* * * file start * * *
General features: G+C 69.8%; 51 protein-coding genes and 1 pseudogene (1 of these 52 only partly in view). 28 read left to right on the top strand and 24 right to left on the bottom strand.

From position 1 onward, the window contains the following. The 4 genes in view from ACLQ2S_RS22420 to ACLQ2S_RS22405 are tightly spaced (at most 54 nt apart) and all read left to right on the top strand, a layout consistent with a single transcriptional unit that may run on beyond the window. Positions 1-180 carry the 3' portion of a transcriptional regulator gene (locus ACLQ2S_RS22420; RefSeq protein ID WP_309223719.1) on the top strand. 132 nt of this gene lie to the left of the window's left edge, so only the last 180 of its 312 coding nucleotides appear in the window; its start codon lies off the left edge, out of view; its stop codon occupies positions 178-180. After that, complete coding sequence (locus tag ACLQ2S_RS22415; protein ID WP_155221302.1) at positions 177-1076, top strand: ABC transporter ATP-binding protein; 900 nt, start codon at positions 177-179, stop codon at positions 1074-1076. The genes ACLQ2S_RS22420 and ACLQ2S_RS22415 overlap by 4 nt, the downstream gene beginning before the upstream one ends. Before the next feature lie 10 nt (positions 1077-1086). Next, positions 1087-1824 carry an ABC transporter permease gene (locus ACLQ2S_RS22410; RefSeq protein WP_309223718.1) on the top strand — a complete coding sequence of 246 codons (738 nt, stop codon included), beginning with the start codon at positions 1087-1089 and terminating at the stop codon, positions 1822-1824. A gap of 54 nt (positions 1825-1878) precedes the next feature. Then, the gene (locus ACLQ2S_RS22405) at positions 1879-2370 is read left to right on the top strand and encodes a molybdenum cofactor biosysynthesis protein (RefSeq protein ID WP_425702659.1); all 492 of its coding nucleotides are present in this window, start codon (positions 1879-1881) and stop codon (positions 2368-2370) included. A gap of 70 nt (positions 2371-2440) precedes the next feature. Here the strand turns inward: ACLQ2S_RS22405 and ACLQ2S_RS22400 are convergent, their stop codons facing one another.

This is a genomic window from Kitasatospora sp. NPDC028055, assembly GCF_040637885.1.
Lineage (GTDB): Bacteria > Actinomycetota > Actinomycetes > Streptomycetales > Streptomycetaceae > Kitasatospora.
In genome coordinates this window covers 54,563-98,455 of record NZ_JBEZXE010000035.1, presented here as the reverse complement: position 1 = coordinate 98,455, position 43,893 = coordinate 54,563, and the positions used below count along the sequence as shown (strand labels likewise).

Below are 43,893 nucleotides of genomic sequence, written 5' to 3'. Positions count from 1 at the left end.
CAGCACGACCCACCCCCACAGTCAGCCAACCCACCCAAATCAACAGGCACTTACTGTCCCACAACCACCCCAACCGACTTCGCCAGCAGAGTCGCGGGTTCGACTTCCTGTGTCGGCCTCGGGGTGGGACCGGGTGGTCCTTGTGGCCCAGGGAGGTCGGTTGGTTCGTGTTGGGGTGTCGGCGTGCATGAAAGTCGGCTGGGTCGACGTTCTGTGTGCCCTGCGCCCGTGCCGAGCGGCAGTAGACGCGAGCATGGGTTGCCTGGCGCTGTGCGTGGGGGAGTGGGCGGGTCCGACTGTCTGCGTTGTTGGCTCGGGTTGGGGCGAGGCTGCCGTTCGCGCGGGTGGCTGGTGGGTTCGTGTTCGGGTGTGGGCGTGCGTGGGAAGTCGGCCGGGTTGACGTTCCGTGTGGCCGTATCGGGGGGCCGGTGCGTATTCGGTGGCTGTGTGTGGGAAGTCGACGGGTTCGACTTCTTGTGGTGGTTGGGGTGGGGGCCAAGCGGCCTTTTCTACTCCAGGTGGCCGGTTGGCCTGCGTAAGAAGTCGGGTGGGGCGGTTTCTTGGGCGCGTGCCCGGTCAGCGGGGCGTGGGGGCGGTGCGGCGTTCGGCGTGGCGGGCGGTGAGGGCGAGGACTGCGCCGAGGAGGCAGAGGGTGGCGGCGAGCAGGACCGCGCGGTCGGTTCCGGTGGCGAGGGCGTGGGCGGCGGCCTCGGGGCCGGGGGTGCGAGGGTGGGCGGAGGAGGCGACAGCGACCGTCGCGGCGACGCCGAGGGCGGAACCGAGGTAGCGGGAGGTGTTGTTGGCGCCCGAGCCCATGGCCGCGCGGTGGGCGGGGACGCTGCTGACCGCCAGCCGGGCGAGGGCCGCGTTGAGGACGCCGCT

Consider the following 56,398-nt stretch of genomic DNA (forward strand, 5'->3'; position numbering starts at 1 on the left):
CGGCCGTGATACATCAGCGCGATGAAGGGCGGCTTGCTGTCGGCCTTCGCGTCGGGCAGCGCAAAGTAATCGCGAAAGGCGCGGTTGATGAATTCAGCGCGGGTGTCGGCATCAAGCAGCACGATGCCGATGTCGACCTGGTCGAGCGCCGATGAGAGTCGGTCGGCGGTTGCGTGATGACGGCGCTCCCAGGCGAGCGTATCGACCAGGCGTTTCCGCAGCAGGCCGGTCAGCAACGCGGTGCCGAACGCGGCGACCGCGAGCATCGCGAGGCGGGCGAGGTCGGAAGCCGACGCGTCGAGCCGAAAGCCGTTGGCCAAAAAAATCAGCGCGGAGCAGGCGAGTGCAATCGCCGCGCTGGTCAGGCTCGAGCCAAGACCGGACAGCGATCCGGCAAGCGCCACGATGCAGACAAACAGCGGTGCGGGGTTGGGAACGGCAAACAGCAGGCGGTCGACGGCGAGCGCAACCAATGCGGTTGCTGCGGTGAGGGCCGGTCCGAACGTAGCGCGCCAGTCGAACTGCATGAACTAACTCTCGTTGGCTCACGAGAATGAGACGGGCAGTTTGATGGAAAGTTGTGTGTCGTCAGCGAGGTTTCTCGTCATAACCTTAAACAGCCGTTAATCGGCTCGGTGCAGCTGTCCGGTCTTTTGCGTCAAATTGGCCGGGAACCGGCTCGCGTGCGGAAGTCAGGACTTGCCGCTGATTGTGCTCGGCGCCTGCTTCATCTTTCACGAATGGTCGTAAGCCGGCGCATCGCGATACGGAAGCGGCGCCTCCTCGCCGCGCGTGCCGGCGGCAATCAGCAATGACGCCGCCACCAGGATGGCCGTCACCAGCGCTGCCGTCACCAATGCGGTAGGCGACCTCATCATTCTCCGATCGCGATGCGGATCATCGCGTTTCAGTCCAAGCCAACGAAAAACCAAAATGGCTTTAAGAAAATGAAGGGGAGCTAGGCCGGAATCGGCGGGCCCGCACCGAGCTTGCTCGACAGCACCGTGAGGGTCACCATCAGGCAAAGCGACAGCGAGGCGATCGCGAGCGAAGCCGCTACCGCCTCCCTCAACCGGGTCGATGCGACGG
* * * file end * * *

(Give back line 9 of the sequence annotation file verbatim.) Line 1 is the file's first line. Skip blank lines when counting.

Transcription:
CGGCCGTGATACATCAGCGCGATGAAGGGCGGCTTGCTGTCGGCCTTCGCGTCGGGCAGCGCAAAGTAATCGCGAAAGGCGCGGTTGATGAATTCAGCGCGGGTGTCGGCATCAAGCAGCACGATGCCGATGTCGACCTGGTCGAGCGCCGATGAGAGTCGGTCGGCGGTTGCGTGATGACGGCGCTCCCAGGCGAGCGTATCGACCAGGCGTTTCCGCAGCAGGCCGGTCAGCAACGCGGTGCCGAACGCGGCGACCGCGAGCATCGCGAGGCGGGCGAGGTCGGAAGCCGACGCGTCGAGCCGAAAGCCGTTGGCCAAAAAAATCAGCGCGGAGCAGGCGAGTGCAATCGCCGCGCTGGTCAGGCTCGAGCCAAGACCGGACAGCGATCCGGCAAGCGCCACGATGCAGACAAACAGCGGTGCGGGGTTGGGAACGGCAAACAGCAGGCGGTCGACGGCGAGCGCAACCAATGCGGTTGCTGCGGTGAGGGCCGGTCCGAACGTAGCGCGCCAGTCGAACTGCATGAACTAACTCTCGTTGGCTCACGAGAATGAGACGGGCAGTTTGATGGAAAGTTGTGTGTCGTCAGCGAGGTTTCTCGTCATAACCTTAAACAGCCGTTAATCGGCTCGGTGCAGCTGTCCGGTCTTTTGCGTCAAATTGGCCGGGAACCGGCTCGCGTGCGGAAGTCAGGACTTGCCGCTGATTGTGCTCGGCGCCTGCTTCATCTTTCACGAATGGTCGTAAGCCGGCGCATCGCGATACGGAAGCGGCGCCTCCTCGCCGCGCGTGCCGGCGGCAATCAGCAATGACGCCGCCACCAGGATGGCCGTCACCAGCGCTGCCGTCACCAATGCGGTAGGCGACCTCATCATTCTCCGATCGCGATGCGGATCATCGCGTTTCAGTCCAAGCCAACGAAAAACCAAAATGGCTTTAAGAAAATGAAGGGGAGCTAGGCCGGAATCGGCGGGCCCGCACCGAGCTTGCTCGACAGCACCGTGAGGGTCACCATCAGGCAAAGCGACAGCGAGGCGATCGCGAGCGAAGCCGCTACCGCCTCCCTCAACCGGGTCGATGCGACGG